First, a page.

The PTO switch is also a double, normally closed in the starting circuit, and normally open in the kill circuit.
When you engage the PTO, the starting circuit opens to prevent current to the solenoid, and the kill circuit completes back to the seat switch, to kill the engine if the seat is unoccupied.

Removing the wire to ground from the seat switch disables the kill circuit, but allows the brake and PTO switches to function correctly through the starting circuit.
Start only if brake pedal is depressed and not start if PTO is engaged.
Simple removal of the seat switch should also disable the kill circuit and allow the engine to start and run normally, but not die when you get out of the seat.

The craftsman basic schematic shows a slightly different, though similar configuration.
The seat switch is a normally closed kill switch to ground through the PTO switch only.
The brake switch is a single normally open switch that closes the starting circuit to the PTO switch when the pedal is depressed.
The PTO switch is a double that is normally closed in the starting circuit and normally open in the kill circuit.

The same thing applies.
Removing the ground wire from the seat switch, or removing the switch altogether, disables the kill circuit and allows the mower to start and run, but would not kill the engine when you get out of the seat.

The craftsman basic schematic with electric clutch is more complex, but still similar in function and use.
The seat switch shows as a two position, single function switch that is connected to the ignition unit instead of direct ground, and connects to both the brake and the PTO switches to ground.
The brake switch is normally closed in the kill circuit, and normally open in the starting circuit, pedal up position.
The PTO engage is a triple switch that is normally closed in the starting circuit and normally open in both the kill circuit and electric clutch circuits.
With the PTO disengaged the starting circuit is complete to the brake switch.
The kill circuit is broken to the seat switch and the circuit is broken to the electric clutch.
With the PTO engaged the starting circuit is broken, the kill circuit is closed to the seat switch and the electric clutch is engaged.

As for the problem with Rockytopís DLT1000.
What he describes with the mower dieing either when he releases the brake, OR when he engages the PTO.
I have to assume either that he has an electric clutch, which shows as having a kill position.
Or he has a mower without electric clutch, and;
He has a mower that uses a double function switch on the brake pedal, as is used on the Murray, instead of the single function switch shown in the schematic I have for a craftsman, which is certainly possible. Or, that there is a dead short from the starter side to the kill side of the PTO switch.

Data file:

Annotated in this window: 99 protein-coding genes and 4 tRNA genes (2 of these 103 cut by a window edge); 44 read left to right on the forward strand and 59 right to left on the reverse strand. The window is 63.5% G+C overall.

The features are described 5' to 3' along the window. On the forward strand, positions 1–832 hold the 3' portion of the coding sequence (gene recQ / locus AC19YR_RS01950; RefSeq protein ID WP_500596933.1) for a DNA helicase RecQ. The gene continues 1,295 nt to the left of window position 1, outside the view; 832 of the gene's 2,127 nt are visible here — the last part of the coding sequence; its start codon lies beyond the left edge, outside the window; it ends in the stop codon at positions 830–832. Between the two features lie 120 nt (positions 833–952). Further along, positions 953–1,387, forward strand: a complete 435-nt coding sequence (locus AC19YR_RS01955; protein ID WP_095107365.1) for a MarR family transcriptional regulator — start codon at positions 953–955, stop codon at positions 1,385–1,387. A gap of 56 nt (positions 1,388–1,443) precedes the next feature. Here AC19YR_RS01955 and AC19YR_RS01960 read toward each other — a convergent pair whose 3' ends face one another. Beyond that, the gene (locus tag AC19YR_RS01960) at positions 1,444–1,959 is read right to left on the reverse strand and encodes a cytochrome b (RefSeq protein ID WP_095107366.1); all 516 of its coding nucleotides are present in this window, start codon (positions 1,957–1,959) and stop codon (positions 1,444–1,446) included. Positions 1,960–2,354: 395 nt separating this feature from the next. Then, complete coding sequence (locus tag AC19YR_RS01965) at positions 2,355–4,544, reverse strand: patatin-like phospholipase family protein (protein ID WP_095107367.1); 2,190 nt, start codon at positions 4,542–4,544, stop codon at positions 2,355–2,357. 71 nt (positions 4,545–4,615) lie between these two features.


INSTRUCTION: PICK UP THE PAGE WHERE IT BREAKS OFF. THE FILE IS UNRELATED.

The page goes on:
From the schematic I have for the electric clutch, you should be able to unplug the seat switch altogether, start the mower and have it continue running when the blades are engaged or when the pedal is raised.
Buy a new seat switch for the sake of manufacturer safety standards.
If youíre having problems with it now, you are just going to keep having problems with it as long as it is plugged in, regardless of how many times you get off the mower and raise the seat to jiggle, tap or clean it.

My craftsman LT1000, not electric clutch, starts easily with the seat switch unplugged, and will continue to run with pedal up and blades engaged.
If your DLT1000 will start and continue to run with pedal up and blades engaged with the seat switch unplugged, buy a new seat switch and try it with the new switch plugged in.
If the problem continues with a new seat switch, then remove the PTO engage switch and jumper the wires that go to the solenoid and to the brake switch and try to start it.
If it starts and runs when you engage the blades with the jumper in place, then your problem is most likely the PTO switch.
If it starts and runs with the blades engaged but dies when you raise the clutch, reconnect the PTO switch.
If your brake switch has four wires, locate the wire to the PTO switch and the wire to the ignition switch, jumper them and try to start it and keep it running with the pedal up and blades engaged.
Same thing, if it starts and runs with the PTO switch back in place, and the jumper across the brake switch plug in place, then your problem is most likely the Brake switch.